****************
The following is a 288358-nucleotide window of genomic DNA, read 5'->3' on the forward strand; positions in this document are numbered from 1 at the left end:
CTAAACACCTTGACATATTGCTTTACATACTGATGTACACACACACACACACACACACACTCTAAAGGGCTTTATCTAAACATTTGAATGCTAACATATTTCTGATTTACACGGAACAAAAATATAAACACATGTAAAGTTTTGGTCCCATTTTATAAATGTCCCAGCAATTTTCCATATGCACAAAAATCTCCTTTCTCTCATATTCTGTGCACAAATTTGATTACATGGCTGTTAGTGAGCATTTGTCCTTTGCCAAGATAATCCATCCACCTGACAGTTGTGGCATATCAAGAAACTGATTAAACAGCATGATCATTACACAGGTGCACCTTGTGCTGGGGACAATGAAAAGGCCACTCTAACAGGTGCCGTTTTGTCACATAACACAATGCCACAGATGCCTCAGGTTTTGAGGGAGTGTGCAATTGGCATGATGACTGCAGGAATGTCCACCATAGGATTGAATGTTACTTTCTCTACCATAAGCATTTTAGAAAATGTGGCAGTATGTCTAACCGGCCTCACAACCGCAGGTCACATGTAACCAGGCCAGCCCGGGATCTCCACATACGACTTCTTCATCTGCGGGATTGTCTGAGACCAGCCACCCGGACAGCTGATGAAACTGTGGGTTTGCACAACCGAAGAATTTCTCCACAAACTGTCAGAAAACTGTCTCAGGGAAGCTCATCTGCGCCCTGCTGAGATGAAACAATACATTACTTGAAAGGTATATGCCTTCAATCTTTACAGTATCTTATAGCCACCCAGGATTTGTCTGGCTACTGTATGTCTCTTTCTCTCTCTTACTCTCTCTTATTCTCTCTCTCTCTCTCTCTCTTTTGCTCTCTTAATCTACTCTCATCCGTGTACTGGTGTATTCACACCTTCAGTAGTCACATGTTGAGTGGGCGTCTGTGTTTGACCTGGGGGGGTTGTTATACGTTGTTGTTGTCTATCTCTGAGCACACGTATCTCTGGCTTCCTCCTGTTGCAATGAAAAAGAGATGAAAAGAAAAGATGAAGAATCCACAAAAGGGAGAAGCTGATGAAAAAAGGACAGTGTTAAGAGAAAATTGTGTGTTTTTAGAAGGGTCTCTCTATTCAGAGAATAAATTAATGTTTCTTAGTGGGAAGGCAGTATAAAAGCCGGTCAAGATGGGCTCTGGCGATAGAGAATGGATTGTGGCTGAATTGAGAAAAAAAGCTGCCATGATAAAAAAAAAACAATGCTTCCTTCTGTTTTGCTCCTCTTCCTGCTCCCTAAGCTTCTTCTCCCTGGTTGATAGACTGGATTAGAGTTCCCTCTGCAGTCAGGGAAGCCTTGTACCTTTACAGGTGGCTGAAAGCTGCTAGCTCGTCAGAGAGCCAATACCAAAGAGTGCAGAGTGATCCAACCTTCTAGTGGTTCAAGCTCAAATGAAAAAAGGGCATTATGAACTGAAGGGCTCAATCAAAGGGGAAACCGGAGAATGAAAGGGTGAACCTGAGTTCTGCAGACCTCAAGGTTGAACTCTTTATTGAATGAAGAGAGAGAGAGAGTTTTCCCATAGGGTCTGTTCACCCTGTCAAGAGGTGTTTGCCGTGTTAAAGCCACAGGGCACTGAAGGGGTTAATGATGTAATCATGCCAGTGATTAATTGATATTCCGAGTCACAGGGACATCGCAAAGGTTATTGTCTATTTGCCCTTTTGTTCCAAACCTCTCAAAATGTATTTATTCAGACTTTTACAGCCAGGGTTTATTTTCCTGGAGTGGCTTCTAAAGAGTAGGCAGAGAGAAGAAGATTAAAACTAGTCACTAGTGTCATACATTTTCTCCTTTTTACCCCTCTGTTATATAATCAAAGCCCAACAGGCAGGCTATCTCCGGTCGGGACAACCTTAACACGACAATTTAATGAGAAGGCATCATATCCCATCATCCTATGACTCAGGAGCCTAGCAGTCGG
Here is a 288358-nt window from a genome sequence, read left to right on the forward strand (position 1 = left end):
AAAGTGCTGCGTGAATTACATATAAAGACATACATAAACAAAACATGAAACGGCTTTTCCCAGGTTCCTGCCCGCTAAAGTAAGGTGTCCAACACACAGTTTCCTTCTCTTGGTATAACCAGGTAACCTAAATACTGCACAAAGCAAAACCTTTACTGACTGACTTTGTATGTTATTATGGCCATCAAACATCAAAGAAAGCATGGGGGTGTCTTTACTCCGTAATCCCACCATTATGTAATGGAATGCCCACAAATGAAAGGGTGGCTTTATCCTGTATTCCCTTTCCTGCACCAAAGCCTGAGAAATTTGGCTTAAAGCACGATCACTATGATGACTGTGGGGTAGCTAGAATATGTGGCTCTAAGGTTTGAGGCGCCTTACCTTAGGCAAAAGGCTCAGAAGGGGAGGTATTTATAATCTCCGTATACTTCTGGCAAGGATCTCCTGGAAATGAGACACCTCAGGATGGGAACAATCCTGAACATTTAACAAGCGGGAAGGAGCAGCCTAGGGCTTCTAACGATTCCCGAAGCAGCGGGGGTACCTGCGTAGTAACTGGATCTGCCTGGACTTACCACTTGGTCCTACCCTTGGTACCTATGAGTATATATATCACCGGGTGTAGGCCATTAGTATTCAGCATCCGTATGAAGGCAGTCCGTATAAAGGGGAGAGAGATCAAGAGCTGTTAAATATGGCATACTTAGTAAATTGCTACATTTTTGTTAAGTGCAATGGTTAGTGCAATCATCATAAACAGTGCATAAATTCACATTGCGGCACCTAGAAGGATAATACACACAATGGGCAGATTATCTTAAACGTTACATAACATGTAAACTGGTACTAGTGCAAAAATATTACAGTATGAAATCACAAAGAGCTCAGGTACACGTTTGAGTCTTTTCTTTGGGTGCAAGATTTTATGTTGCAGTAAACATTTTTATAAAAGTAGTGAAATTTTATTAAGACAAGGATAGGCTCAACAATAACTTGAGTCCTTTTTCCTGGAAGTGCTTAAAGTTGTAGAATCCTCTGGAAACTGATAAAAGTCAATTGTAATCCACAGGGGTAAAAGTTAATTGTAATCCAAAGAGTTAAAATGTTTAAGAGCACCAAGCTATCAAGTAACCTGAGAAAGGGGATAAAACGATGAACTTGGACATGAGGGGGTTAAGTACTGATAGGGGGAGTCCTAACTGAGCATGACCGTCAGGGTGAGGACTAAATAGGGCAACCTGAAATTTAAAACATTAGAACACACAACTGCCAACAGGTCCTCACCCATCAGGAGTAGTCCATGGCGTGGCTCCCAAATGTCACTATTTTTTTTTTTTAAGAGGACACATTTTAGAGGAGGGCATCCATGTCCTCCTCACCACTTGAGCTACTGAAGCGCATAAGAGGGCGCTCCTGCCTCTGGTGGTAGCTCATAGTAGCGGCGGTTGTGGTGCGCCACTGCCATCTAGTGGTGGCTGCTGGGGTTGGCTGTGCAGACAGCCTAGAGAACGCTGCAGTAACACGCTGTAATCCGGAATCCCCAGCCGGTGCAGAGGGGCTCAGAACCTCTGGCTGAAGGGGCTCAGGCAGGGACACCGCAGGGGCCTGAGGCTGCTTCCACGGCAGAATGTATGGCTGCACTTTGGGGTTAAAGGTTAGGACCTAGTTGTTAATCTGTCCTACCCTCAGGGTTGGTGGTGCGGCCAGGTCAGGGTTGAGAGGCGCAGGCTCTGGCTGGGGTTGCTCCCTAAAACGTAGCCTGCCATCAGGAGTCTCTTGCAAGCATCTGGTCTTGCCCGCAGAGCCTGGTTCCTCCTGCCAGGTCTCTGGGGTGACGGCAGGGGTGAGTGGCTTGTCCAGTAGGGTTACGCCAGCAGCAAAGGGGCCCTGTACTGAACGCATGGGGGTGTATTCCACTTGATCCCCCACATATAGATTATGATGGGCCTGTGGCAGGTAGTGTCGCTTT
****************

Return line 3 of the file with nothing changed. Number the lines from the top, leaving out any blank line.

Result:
Here is a 288358-nt window from a genome sequence, read left to right on the forward strand (position 1 = left end):